The world-wise women of HBO's hit series Sex and the City didn't just spring forth from the womb obsessing over men and Manolo Blahniks. No, their fascination with fornication and fashion must've blossomed later, sometime after they learned to tie their shoes but before any of 'em tied the knot.
Ever wondered how they got that way? Me neither. But the CW thinks we have, and it wants to show us.
The Carrie Diaries, a teen-centric drama based on the book series written by Sex and the City creator Candace Bushnell, gives us a look into the life of Carrie Bradshaw before she met her first Jimmy Choo and penned her first column for Vogue. It traces her personal path from wide-eyed ingénue to sparkly world-weary glam maven.
In other words, it's a tragedy. Not that the CW presents it as such.
The Carrie Diaries begins following Carrie when she's a 16-year-old high schooler in possession of her virginity, a Manhattan internship and a compelling sob story. Seems her mother died of cancer, and the only thing left of her is a closet filled with clothes and shoes and trendy sunglasses. Fashion becomes a way for Carrie to connect with her dearly departed mom—an admittedly bittersweet twist that might help some viewers excuse Carrie's rampant consumerism.
But will it help answer why she also spends so much time misleading her father, breaking curfew, drinking, cavorting and obsessing about sex? Keep in mind that Carrie's considered the good girl of the family. Her little sister, Dorrit, is getting drunk, squirreling away marijuana in her room and sometimes failing to come home at night at all.
So while Carrie's forays into the Manhattan party circuit are presented as part of her quest to find her "voice," we're expected to treat Dorrit's traipses into adult behavior as signs that the poor girl is going off the rails—even though, when you think about it, the two sisters aren't really doing things much different from each other. When the underage Carrie drinks champagne during a very adult Manhattan party and breaks curfew, she's just taking the first steps into the character she'll fully inhabit years later. When Dorrit staggers into the house drunk the next morning, it's reason for Carrie to have a mini-breakdown, telling her sis how tired she is of worrying about her all the time. Ah, the unimaginable pressure of being a good role model!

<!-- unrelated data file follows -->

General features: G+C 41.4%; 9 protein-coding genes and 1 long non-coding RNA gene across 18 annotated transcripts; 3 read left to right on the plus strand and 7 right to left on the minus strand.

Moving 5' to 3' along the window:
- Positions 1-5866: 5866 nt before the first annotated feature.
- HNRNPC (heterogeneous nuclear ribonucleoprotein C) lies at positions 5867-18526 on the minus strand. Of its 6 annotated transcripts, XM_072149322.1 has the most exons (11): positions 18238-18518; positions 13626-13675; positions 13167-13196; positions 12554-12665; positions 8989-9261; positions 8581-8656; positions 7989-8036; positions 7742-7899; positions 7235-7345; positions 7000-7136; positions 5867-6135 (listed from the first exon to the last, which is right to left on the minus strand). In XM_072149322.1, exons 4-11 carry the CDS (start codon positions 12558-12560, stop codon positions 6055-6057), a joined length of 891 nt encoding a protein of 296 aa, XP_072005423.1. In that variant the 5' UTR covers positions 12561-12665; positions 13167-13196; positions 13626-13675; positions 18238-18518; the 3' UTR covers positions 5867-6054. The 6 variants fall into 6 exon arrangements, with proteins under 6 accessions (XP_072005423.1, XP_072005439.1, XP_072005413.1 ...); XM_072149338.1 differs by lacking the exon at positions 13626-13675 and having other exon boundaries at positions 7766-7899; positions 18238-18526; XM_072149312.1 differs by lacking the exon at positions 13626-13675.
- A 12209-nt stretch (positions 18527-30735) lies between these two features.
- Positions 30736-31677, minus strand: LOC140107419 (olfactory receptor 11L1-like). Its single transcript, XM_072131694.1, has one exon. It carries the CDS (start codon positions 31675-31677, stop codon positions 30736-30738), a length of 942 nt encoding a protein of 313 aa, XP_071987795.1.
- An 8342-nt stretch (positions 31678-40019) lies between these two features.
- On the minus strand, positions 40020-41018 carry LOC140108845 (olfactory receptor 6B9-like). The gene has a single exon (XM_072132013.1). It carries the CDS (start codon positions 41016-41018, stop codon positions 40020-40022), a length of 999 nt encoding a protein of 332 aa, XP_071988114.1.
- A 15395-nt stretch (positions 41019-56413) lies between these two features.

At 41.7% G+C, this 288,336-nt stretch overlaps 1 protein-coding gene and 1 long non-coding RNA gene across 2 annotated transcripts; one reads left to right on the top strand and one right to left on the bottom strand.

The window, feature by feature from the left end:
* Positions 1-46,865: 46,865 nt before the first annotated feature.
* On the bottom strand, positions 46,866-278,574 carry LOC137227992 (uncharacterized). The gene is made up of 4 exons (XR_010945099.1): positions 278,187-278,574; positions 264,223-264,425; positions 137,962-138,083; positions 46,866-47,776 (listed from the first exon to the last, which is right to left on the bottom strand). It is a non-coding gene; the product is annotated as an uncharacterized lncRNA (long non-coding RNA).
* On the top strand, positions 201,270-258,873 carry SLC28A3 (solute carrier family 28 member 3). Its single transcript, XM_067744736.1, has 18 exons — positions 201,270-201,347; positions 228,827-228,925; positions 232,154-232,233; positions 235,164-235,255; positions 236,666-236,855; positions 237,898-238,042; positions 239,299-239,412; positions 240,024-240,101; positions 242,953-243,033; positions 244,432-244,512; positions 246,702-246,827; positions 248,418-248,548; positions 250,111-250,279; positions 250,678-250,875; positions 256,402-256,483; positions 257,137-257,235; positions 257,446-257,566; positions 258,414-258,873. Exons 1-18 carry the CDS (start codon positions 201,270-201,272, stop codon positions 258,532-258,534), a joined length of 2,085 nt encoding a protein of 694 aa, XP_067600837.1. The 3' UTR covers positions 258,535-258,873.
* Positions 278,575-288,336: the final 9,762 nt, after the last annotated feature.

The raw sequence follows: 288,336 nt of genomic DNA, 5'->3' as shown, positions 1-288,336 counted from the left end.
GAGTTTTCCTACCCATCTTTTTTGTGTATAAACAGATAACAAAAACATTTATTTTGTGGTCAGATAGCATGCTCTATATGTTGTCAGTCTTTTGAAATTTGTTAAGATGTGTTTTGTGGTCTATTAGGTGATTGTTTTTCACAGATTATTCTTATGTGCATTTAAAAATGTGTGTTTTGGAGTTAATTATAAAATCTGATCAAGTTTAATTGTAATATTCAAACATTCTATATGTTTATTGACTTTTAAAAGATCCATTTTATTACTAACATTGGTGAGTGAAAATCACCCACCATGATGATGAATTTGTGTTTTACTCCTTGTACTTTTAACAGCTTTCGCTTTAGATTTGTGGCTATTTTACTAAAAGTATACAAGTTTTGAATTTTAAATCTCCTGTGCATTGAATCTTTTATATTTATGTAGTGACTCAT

(After a season or so, Dorrit seems less disaster-in-the-making—at least by the show's standards—and more family dark sheep, though she's still the antithesis of perky-in-pink Carrie. Carrie's found her voice but lost her virginity. Her friends struggle with almost every hot-button teen issue you can think of, from being pregnant to being gay to being unable to communicate with parents. In a sentence, Carrie and her friends have turned angsty navel-gazing into an art form.)
I understand that life without a mom can be tough (as Carrie repeatedly says). When bad things happen, the people left behind can sometimes do bad things. And Tom, Carrie's poor, overwhelmed father, needs to be given space to do what he thinks is best when it comes to guiding his daughters.
But as a television show—and a show intended to be at least partly aspirational in terms of Carrie's literally too-cool-for-school vibe—The Carrie Diaries is pretty loathsome. Carrie may be hurting on the inside, but on the outside she and her friends are all about escaping into worlds of clothes and boys and drinking … and sex. As for consequences, well, they rarely seem to journey anywhere near Manhattan. The worldview here can sometimes feel like the exact opposite of what most parents would like to teach their kids—never mind that it's not nearly as graphic or as disturbing as the show that spawned it.